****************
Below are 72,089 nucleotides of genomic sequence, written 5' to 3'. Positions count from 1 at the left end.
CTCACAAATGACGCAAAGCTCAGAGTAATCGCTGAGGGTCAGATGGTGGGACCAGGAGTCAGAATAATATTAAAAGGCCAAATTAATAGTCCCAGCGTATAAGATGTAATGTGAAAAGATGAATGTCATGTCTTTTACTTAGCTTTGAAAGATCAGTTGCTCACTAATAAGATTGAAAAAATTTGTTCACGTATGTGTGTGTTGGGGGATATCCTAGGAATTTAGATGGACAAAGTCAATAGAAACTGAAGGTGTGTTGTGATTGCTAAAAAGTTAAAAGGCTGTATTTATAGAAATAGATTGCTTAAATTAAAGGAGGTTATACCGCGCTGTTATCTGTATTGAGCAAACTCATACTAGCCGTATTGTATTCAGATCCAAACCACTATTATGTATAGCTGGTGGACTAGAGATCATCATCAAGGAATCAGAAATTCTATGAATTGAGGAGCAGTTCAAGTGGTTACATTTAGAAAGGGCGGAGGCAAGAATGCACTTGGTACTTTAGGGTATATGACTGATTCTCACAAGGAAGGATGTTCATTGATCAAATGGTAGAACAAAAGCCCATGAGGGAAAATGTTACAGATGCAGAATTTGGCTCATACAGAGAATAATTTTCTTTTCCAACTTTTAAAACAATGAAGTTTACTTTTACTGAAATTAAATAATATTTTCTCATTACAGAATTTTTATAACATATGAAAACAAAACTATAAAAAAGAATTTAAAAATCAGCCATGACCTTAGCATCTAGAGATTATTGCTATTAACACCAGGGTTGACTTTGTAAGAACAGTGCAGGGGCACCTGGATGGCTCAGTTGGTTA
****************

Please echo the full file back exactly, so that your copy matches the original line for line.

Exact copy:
Below are 72,089 nucleotides of genomic sequence, written 5' to 3'. Positions count from 1 at the left end.
CTCACAAATGACGCAAAGCTCAGAGTAATCGCTGAGGGTCAGATGGTGGGACCAGGAGTCAGAATAATATTAAAAGGCCAAATTAATAGTCCCAGCGTATAAGATGTAATGTGAAAAGATGAATGTCATGTCTTTTACTTAGCTTTGAAAGATCAGTTGCTCACTAATAAGATTGAAAAAATTTGTTCACGTATGTGTGTGTTGGGGGATATCCTAGGAATTTAGATGGACAAAGTCAATAGAAACTGAAGGTGTGTTGTGATTGCTAAAAAGTTAAAAGGCTGTATTTATAGAAATAGATTGCTTAAATTAAAGGAGGTTATACCGCGCTGTTATCTGTATTGAGCAAACTCATACTAGCCGTATTGTATTCAGATCCAAACCACTATTATGTATAGCTGGTGGACTAGAGATCATCATCAAGGAATCAGAAATTCTATGAATTGAGGAGCAGTTCAAGTGGTTACATTTAGAAAGGGCGGAGGCAAGAATGCACTTGGTACTTTAGGGTATATGACTGATTCTCACAAGGAAGGATGTTCATTGATCAAATGGTAGAACAAAAGCCCATGAGGGAAAATGTTACAGATGCAGAATTTGGCTCATACAGAGAATAATTTTCTTTTCCAACTTTTAAAACAATGAAGTTTACTTTTACTGAAATTAAATAATATTTTCTCATTACAGAATTTTTATAACATATGAAAACAAAACTATAAAAAAGAATTTAAAAATCAGCCATGACCTTAGCATCTAGAGATTATTGCTATTAACACCAGGGTTGACTTTGTAAGAACAGTGCAGGGGCACCTGGATGGCTCAGTTGGTTA